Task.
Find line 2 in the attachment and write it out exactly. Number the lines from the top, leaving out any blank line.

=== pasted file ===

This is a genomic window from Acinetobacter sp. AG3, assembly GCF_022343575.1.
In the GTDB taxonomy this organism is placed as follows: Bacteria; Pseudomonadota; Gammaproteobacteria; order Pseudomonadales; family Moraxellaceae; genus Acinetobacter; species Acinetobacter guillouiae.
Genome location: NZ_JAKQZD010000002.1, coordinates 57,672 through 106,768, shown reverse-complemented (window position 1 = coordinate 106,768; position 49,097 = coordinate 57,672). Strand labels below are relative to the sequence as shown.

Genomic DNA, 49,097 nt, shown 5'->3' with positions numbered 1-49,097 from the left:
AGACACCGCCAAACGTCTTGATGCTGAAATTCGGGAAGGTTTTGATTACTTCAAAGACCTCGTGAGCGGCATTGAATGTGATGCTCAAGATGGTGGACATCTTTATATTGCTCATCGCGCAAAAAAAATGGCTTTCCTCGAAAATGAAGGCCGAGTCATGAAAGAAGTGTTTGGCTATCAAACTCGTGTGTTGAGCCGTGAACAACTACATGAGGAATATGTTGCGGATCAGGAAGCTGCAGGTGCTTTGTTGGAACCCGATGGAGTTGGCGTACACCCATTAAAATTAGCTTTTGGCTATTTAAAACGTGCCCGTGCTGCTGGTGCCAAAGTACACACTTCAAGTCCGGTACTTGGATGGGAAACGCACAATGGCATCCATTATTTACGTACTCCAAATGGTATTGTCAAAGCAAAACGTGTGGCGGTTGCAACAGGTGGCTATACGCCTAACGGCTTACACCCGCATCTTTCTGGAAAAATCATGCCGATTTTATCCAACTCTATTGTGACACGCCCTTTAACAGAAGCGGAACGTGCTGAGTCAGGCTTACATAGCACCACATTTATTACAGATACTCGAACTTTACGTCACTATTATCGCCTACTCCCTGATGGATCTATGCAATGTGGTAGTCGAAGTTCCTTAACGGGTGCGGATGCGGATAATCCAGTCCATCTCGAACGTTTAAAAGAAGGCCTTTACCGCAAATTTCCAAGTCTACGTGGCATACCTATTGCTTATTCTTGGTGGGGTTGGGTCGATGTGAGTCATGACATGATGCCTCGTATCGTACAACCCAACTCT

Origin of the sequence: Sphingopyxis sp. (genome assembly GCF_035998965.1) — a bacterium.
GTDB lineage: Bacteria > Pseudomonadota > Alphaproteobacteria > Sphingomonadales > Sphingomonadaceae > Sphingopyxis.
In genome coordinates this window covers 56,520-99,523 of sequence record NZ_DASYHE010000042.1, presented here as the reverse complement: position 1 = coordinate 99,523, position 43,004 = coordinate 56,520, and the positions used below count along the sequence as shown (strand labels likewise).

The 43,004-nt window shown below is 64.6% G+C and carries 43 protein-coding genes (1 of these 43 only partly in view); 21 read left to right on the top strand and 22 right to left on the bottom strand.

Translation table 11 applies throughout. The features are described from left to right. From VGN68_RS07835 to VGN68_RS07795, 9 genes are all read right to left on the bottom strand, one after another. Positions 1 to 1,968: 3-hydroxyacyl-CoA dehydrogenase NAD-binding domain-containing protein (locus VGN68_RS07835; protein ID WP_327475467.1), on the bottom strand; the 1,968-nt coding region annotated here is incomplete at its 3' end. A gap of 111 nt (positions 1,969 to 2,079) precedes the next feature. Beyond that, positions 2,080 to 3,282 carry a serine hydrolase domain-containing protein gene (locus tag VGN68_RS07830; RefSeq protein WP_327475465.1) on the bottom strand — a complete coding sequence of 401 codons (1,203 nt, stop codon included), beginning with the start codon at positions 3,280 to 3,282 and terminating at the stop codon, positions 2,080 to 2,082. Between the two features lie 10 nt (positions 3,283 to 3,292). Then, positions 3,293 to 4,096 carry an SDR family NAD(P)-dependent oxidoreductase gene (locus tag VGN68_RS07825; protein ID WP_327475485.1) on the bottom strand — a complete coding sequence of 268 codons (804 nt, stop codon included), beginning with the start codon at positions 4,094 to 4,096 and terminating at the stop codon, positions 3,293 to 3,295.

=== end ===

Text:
In the GTDB taxonomy this organism is placed as follows: Bacteria; Pseudomonadota; Gammaproteobacteria; order Pseudomonadales; family Moraxellaceae; genus Acinetobacter; species Acinetobacter guillouiae.